Enterasys Monday announced upgrades to its S-Series line of data center switching products, as well as a new strategy that its executives say better serves the reality of heterogeneous, multi-vendor data centers than any of its rivals.
Enterasys faces stiff networking and data center competition from Cisco, Juniper and a 3Com-bolstered HP, not to mention Dell and Brocade, both of which made major data center strategy announcements as recently as last week.
But the company lacks nothing for motivation as an underdog, its executives insist.
"The strategies being put out there by a number of vendors, including this past week, are focused on how do I drive customers toward a homogeneous data center where they're buying it from one vendor," said Barry Cioe, vice president of product management and marketing. "The reported benefit of that approach is tighter integration. But you get advantages of tighter integration working with open third parties, too. We don't mind the challenge of having to earn business each and every day. We think it's bad for the market to be locked in."
Last October, Enterasys launched the S-Series, a family of network switches offering Terabit-class routing, switching and provision power and designed for stronger Power-over-Ethernet (PoE) performance, offering four times as much switching capacity and 10 times as much throughput as Enterasys' previous N-Series line.
New as of Monday is additional functionality within the S-Series products that enables them to detect virtual machine changes and based on those changes, automatically configure network policies, priorities and bandwidth in both the data center's virtual and physical environments.
That's important, Cioe noted, because most data center products require manual administration for that kind of troubleshooting.
The other goal, Cioe explained, is for Enterasys to be as versatile as possible with virtualization, server and storage vendors. The S-Series data center products work with Citrix, Microsoft and VMware virtualization offerings, and servers and storage from everyone from HP to Dell and IBM. Enterasys plans to launch new hardware and software and additional partnerships around its data center product development later this year.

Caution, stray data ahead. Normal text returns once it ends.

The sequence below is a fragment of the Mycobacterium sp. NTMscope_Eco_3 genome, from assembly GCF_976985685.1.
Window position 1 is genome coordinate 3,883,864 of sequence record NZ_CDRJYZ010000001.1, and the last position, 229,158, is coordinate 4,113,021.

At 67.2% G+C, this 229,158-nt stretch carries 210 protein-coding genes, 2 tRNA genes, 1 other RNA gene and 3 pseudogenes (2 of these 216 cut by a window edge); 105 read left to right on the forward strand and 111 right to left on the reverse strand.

"The customers' reality is that they have heterogeneous data centers today and one, three, five years from now, they're hard pressed to say they're not going to be heterogeneous then," Cioe said. "You rarely see anyone with the budget to just say, I'm throwing it all out and putting in a new one. We're building off that: how do you take advantage of new data center capabilities without forcing them to throw away their investment."
Cioe said Enterasys has been pleased with its growth over successive quarters and in recent months has moved to increase its channel profile, as well as become more aggressive in its marketing, touting customer wins over the likes of Cisco, HP and Brocade.
Expect that to continue, he added.
"Take HP-3Com: they're not fessing up with which products are going away even though we all know there's products going away. So we're going to go public with a guarantee that all of ours are staying the way they are -- that's something we know HP-3Com and a number of others aren't going to do because they're about to cut."
Enterasys in July 2008 merged with Siemens Enterprise Communications Group as part of a joint venture between Siemens and the Gores Group, which owns 51 percent of the new company and was Enterasys' previous owner.